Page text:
If this saying holds true, Amazon.com and other out-of-state online retailers may soon have to start collecting state sales taxes. California lawmakers this weekend approved a compromise bill (AB 155) with Amazon under which the online retail giant dropped its bid to overturn a state law passed earlier this year that required it to begin collecting sales tax in July 2011. In return, Amazon was given a reprieve until September 2012. The delay gives Amazon and other e-tailers time to lobby Congress for national rules governing Internet sales tax collection.
California is one of several states, including Texas, Illinois and Connecticut, seeking to force Internet retailers to collect sales taxes on purchases made by residents of their states. Amazon has argued that if it does not have a “physical presence” in a state it should not have to collect sales tax there. Just what constitutes a physical presence is a point of contention. Amazon has claimed that neither its fulfillment center near Dallas (see previous post), nor its subsidiary in Silicon Valley or affiliates in California constitute a physical presence. To avoid collecting sales tax, Amazon cut its ties to its affiliates in the Golden State, and in some other states as well. Under the compromise reached this weekend, Amazon agreed to resume working with its California affiliates.
Readers of Bizmology know that Amazon’s sales-tax-exempt status has come under fire as states facing severe budget shortfalls search for new sources of revenue. Indeed, as cash-strapped states become increasingly desperate for revenue, they’ve turned up the heat on Amazon and its online retail kin. Also, bricks-and-mortar stores — including the world’s largest retailers Wal-Mart Stores — have been complaining about Amazon’s “unfair” tax advantage for years and have lobbied for laws to create a level playing field between traditional retailers and out-of-state online sellers.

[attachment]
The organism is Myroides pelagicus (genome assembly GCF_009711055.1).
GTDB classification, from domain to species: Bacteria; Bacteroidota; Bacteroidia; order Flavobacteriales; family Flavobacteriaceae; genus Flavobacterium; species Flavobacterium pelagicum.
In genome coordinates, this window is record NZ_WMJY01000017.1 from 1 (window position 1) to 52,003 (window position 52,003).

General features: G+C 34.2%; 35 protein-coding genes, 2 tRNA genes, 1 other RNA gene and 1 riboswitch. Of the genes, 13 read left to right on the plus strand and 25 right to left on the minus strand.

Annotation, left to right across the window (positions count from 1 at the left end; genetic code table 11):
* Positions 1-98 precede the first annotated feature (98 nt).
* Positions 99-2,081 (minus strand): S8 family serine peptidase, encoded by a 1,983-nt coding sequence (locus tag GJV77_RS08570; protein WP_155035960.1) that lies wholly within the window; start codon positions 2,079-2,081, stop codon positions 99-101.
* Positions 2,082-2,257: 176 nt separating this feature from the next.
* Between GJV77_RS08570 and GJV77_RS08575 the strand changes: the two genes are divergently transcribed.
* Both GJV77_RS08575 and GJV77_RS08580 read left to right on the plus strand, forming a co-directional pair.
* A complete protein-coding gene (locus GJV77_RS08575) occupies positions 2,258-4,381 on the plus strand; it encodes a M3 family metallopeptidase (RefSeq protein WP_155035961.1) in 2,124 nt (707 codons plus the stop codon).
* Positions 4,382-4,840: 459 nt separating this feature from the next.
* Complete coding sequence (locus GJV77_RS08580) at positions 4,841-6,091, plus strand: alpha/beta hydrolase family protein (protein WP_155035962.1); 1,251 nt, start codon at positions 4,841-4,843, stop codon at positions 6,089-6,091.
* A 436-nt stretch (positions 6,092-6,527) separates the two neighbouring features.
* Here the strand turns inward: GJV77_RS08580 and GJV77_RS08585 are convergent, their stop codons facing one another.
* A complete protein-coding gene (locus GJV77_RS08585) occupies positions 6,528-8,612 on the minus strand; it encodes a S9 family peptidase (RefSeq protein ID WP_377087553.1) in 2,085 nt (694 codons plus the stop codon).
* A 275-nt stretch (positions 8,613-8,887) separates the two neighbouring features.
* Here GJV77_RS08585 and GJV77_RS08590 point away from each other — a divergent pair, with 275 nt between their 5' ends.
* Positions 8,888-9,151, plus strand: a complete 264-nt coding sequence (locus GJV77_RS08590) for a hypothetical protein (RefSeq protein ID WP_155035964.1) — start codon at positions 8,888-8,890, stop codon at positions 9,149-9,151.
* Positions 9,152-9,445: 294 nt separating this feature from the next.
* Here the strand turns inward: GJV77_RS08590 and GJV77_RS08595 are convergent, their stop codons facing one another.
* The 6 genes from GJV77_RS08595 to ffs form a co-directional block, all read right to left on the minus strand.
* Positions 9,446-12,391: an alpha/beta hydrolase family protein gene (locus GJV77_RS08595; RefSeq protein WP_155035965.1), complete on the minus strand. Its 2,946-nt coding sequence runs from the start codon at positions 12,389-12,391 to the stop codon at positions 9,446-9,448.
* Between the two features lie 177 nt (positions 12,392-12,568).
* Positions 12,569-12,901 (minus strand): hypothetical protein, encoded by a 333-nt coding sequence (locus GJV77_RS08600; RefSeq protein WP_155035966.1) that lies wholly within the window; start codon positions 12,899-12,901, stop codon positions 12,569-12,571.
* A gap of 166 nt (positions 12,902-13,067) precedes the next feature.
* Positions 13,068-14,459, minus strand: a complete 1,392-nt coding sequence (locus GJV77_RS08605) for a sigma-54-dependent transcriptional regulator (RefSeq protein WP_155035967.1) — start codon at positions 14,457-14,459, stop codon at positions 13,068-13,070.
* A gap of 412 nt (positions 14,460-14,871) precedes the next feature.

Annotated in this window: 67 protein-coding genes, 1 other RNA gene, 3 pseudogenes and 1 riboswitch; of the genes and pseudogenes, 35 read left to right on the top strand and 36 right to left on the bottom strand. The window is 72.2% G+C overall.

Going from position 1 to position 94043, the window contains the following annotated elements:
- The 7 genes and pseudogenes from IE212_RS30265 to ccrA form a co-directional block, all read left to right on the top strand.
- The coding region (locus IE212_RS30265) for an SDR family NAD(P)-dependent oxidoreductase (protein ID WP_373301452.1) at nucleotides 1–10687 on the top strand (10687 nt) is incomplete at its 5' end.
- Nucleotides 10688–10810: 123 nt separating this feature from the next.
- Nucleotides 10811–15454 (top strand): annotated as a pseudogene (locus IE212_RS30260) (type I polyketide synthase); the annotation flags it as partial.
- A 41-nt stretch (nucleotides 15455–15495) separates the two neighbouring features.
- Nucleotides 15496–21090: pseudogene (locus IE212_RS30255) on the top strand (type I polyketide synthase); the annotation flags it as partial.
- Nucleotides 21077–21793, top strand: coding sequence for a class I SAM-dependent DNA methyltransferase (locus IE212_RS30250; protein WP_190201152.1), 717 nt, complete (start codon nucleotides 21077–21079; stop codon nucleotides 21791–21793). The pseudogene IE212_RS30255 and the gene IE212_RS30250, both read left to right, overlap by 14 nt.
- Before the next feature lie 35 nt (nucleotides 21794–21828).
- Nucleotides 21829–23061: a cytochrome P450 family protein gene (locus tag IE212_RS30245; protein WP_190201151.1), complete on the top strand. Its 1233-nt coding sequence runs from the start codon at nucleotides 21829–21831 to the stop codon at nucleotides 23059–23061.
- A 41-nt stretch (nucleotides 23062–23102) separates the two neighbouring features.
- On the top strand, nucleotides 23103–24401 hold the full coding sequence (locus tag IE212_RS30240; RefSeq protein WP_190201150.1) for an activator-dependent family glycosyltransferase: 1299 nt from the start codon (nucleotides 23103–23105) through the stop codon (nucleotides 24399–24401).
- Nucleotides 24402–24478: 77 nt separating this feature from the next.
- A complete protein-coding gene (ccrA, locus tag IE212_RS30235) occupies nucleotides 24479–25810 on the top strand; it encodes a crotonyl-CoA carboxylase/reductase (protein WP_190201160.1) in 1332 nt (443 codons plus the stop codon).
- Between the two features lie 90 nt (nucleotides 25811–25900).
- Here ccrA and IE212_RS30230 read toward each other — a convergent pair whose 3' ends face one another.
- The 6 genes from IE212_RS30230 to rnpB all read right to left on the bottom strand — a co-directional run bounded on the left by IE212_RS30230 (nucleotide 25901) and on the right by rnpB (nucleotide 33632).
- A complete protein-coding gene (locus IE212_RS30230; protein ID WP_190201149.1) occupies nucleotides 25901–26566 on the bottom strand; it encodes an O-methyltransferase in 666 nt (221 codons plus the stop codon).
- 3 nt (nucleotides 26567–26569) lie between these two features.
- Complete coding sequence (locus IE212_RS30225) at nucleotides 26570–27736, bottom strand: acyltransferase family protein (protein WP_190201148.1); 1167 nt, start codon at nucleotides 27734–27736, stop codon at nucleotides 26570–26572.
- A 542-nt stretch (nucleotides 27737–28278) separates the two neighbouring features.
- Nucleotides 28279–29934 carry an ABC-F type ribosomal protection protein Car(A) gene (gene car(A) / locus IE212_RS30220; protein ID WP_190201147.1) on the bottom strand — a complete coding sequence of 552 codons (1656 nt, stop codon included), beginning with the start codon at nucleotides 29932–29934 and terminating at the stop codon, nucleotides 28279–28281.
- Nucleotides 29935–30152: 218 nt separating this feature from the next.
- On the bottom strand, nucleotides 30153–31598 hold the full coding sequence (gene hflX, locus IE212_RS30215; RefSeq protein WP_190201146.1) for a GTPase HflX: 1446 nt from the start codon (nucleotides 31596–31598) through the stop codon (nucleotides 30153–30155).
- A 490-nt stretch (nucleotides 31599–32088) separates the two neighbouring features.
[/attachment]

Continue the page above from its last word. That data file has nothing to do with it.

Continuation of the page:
Amazon spun the compromise as a “win-win” for California and itself. In return for a 1-year reprieve and the elimination of an estimated $200 million in sales tax owed under the law passed earlier this year, it promises to bring thousands of jobs and hundreds of millions of investment dollars to California.
The deal sets the stage for a reexamination of a 1992 U.S. Supreme Court decision that said retailers only have to collect state tax if they have a physical presence in a state. That ruling, which predated the founding of Amazon by two years, involved a mail-order company. Clearly, we’re living in a vastly different world. The 1992 ruling, which Amazon has used to justify not collecting sales tax, should be reexamined. With billions of dollars in uncollected tax at stake, the battle to level the playing field (or not) for traditional and online retailers should be an interesting one. Stay tuned.